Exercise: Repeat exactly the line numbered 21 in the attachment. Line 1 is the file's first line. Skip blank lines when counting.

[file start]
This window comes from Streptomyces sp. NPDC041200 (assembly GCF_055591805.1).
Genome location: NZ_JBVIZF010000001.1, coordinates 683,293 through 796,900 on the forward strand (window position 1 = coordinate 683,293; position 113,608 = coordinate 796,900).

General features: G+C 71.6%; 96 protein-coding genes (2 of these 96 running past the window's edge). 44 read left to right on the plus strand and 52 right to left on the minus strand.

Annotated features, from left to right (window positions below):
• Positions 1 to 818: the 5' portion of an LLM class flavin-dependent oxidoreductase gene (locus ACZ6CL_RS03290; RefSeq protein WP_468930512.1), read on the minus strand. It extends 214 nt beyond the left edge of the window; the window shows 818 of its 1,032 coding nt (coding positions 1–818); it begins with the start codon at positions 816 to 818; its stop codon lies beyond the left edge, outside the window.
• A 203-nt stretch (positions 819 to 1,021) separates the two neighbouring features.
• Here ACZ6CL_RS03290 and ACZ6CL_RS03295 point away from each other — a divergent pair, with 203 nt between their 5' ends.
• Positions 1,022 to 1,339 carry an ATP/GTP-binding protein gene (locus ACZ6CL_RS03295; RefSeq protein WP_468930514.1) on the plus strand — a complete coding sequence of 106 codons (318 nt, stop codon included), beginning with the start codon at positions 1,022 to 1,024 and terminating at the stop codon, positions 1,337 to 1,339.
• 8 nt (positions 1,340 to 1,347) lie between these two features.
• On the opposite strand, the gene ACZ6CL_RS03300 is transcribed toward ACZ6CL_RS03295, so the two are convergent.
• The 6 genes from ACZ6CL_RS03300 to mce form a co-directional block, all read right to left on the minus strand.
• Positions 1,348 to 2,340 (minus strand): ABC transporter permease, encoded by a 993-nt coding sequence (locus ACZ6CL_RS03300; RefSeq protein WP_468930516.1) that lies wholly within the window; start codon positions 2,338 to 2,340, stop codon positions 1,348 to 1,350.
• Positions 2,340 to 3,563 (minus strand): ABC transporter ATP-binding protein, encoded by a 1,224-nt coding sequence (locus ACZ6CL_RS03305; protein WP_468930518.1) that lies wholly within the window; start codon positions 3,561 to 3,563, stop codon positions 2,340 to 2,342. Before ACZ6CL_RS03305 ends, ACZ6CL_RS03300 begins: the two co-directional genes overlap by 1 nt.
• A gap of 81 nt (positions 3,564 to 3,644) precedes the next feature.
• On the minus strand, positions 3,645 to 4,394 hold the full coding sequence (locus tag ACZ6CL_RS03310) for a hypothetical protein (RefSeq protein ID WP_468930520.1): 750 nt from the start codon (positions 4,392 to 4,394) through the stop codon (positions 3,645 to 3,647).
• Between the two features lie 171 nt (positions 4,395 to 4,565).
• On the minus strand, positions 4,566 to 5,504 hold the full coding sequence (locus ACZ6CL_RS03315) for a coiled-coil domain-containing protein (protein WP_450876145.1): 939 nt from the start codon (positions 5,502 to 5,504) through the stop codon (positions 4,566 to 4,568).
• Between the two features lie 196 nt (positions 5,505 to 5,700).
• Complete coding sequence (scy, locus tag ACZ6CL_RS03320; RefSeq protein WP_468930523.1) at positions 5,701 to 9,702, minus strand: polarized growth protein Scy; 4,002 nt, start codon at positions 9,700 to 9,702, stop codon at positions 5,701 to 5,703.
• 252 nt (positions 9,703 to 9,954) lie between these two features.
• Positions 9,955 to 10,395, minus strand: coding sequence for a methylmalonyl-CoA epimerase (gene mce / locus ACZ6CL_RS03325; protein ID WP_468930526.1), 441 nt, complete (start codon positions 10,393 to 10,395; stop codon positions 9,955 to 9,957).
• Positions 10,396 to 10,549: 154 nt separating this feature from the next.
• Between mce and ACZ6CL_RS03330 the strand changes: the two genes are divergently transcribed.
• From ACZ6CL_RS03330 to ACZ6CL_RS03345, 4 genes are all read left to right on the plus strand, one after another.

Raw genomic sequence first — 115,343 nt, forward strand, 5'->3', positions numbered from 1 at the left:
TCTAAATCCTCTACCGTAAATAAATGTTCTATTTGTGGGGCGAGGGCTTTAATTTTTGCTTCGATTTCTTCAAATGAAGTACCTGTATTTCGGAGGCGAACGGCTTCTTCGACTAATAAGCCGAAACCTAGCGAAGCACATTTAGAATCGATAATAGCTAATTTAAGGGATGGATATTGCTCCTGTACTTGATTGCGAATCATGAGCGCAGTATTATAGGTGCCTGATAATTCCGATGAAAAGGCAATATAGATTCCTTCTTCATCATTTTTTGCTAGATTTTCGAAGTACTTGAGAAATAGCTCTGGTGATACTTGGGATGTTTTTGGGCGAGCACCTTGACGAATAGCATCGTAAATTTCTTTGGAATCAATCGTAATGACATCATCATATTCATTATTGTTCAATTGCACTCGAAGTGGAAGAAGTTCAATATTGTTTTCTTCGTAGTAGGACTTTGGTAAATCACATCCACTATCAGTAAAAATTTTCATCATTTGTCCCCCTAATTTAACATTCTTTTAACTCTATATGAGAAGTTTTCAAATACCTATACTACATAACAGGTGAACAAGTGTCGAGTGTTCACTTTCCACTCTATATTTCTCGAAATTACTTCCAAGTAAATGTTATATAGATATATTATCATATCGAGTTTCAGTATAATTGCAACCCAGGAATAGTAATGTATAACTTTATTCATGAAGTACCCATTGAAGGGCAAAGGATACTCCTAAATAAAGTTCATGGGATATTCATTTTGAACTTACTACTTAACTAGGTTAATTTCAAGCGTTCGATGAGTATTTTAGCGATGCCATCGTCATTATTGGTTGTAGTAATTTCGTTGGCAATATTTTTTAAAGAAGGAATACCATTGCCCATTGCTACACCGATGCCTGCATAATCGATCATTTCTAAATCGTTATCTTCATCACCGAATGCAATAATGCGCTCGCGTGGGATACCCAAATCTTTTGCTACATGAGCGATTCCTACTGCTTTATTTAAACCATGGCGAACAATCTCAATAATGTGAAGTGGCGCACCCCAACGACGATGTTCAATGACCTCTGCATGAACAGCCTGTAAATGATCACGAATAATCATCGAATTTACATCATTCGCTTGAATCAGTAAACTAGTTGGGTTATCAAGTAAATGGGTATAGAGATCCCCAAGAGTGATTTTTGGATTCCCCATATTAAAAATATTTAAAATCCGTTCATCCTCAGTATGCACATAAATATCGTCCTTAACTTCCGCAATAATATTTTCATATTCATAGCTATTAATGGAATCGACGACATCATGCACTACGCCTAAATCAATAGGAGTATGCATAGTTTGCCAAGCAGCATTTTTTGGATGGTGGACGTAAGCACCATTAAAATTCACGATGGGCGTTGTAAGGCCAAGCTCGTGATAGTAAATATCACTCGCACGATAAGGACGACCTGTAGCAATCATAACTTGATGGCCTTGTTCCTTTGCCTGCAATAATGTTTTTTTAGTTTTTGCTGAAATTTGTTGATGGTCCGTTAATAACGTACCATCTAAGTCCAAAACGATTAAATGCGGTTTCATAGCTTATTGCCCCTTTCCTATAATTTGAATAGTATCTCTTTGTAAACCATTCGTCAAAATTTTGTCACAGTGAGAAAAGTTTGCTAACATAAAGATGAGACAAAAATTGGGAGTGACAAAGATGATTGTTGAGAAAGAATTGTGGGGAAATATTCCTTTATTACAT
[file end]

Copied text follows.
• Positions 9,955 to 10,395, minus strand: coding sequence for a methylmalonyl-CoA epimerase (gene mce / locus ACZ6CL_RS03325; protein ID WP_468930526.1), 441 nt, complete (start codon positions 10,393 to 10,395; stop codon positions 9,955 to 9,957).